Who is in control of South Africa? This is the burning question on many South Africans’ minds as Zupta-tainted Brian Molefe has made a shock return as Eskom CEO this week. ANC secretary general Gwede Mantashe has said that government and state-owned Eskom must reverse the decision. But one has to question whether government will actually listen as the stark divisions within the ANC continue to paralyse sensible decision making and tears the party apart. Over seven years into a Zuma presidency, and this is the situation South Africa finds itself it. – Gareth van Zyl
By Paul Burkhardt and Sam Mkokeli
Bloomberg – The newly reinstated head of South Africa’s power utility has been accused of attempting to influence a former minister, reversed plans to close power plants that his predecessor claimed weren’t needed, and set the country’s ruling party against its president.
He’s only been back on the job for two days.
Brian Molefe, who returned as Eskom Holdings’ chief executive officer on Monday to staff posters welcoming back ‘Papa Action,’ was moved to tears when he left the role in November. He resigned following a graft probe by the Public Protector that found he made decisions favoring the Gupta family, who are friends with President Jacob Zuma. Molefe’s surprise reappointment, announced Friday by Eskom Chairman Ben Ngubane, sparked a backlash that’s stretched from opposition parties to labor unions and even the ruling African National Congress, which told the government to reverse the move.
“Politically and ethically the reinstatement stinks to high heaven,” Aubrey Matshiqi, an independent political analyst, said. “It seems to me that power has become so dispersed — that some power lies in the state, some power lies in the government, some power lies in powerful economic actors, some power lies in powerful families.”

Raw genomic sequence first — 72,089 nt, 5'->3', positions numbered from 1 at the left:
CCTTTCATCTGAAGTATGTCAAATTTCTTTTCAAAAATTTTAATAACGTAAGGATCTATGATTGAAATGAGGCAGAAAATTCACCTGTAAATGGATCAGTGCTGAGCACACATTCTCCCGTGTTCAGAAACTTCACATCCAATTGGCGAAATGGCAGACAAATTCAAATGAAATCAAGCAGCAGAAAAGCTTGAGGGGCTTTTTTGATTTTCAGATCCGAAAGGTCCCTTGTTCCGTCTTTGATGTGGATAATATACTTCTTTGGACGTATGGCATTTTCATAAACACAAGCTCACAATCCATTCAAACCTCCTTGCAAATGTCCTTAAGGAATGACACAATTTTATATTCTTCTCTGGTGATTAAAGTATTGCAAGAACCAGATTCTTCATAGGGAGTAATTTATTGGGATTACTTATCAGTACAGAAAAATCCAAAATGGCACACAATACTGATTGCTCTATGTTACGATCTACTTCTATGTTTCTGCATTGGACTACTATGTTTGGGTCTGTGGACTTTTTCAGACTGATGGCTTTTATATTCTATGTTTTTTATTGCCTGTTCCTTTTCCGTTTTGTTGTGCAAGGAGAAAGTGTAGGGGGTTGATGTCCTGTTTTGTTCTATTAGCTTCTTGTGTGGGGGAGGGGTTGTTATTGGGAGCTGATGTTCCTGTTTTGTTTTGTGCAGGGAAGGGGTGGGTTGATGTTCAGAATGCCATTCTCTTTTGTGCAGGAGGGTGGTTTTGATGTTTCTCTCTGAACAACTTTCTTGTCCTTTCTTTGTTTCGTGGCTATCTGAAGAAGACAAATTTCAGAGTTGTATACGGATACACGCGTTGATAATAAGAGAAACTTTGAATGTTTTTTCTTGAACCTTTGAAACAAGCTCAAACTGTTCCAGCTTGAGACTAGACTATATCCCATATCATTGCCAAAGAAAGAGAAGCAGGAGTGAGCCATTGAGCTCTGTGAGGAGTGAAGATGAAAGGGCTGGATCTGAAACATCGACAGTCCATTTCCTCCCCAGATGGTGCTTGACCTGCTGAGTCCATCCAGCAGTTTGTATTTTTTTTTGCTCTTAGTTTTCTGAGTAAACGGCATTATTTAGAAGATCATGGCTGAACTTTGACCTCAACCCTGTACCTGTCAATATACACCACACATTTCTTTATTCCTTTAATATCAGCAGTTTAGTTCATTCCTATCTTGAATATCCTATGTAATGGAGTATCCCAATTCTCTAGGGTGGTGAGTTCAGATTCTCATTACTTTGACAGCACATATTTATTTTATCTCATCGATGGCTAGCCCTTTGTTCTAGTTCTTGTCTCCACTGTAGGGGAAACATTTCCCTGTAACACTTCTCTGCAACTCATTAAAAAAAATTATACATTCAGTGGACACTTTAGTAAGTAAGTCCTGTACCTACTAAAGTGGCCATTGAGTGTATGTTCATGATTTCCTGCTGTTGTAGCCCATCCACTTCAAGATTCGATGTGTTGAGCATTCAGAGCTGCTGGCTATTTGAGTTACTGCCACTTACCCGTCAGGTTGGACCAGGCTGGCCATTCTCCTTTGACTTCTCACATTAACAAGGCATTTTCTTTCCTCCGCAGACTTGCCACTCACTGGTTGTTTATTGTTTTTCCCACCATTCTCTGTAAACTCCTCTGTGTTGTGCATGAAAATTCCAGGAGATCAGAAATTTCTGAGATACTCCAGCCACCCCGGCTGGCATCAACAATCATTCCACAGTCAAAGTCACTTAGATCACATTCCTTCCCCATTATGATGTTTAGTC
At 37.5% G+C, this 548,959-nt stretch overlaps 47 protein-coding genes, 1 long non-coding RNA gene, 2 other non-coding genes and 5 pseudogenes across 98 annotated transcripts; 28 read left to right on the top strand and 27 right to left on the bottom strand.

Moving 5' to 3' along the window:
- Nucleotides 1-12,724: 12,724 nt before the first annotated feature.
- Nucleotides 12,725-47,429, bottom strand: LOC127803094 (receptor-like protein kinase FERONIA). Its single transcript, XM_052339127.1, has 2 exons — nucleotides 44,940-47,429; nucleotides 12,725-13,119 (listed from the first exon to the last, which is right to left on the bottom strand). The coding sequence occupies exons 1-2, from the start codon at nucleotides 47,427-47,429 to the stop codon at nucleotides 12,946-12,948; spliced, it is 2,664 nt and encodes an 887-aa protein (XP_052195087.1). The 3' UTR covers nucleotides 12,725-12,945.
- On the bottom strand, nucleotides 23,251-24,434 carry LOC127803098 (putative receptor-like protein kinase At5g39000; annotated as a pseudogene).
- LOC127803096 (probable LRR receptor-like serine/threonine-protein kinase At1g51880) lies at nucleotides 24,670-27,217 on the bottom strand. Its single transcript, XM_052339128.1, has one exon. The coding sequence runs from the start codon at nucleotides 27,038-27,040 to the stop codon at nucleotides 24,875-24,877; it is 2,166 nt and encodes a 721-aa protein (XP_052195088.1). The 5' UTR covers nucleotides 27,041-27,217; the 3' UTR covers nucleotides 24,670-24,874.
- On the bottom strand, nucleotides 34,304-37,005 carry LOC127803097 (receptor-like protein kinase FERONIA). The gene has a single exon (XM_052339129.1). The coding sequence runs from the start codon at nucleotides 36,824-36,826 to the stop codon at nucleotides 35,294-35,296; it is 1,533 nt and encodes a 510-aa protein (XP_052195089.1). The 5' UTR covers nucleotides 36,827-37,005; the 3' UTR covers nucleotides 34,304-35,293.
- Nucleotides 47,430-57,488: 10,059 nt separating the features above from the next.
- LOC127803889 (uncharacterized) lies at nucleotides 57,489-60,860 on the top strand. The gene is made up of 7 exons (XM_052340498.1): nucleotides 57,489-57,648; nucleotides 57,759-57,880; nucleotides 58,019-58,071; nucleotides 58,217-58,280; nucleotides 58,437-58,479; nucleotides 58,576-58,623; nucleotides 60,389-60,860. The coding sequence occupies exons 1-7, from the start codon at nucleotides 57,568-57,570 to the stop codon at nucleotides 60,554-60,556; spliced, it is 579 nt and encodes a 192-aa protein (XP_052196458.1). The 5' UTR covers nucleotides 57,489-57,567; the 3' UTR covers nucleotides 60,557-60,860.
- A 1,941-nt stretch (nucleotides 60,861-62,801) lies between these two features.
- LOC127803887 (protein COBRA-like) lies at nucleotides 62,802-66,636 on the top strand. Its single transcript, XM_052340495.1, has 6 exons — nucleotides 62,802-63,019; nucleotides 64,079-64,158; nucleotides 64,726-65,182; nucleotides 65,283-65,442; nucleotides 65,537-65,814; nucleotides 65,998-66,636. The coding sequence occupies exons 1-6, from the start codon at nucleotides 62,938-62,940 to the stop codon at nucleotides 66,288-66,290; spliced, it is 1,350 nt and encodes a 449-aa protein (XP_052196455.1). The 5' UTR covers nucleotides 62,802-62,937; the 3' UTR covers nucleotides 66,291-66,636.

Molefe’s reinstatement has exposed widening rifts within the ANC and between some party leaders and Zuma’s government. It’s revived scrutiny of the influence wielded by the Guptas, who are in business with the president’s son, Duduzane, and means investors must digest yet another surprise appointment, less than two months after Zuma replaced Finance Minister Pravin Gordhan in a sweeping late-night cabinet overhaul.
ANC officials told the government that it should rescind Molefe’s reappointment at a meeting Monday attended by Zuma, party Secretary-General Gwede Mantashe said on Tuesday. Action should be taken immediately, he said. The Democratic Alliance, South Africa’s main opposition party, filed a court application on May 15 to set aside Molefe’s appointment.
Eskom spokesman Khulu Phasiwe didn’t pick up a call seeking comment and the utility’s media desk didn’t immediately return an email seeking comment.
Molefe’s second day back was already off to a poor start after former South African Minerals Minister Ngoako Ramatlhodi alleged the CEO was present during a 2015 meeting when Eskom Chairman Ngubane tried to pressure the then-minister into suspending Glencore Plc’s mining licenses in the country during a dispute between the two companies. Ngubane threatened to go to the president if the request was refused, Ramatlhodi said.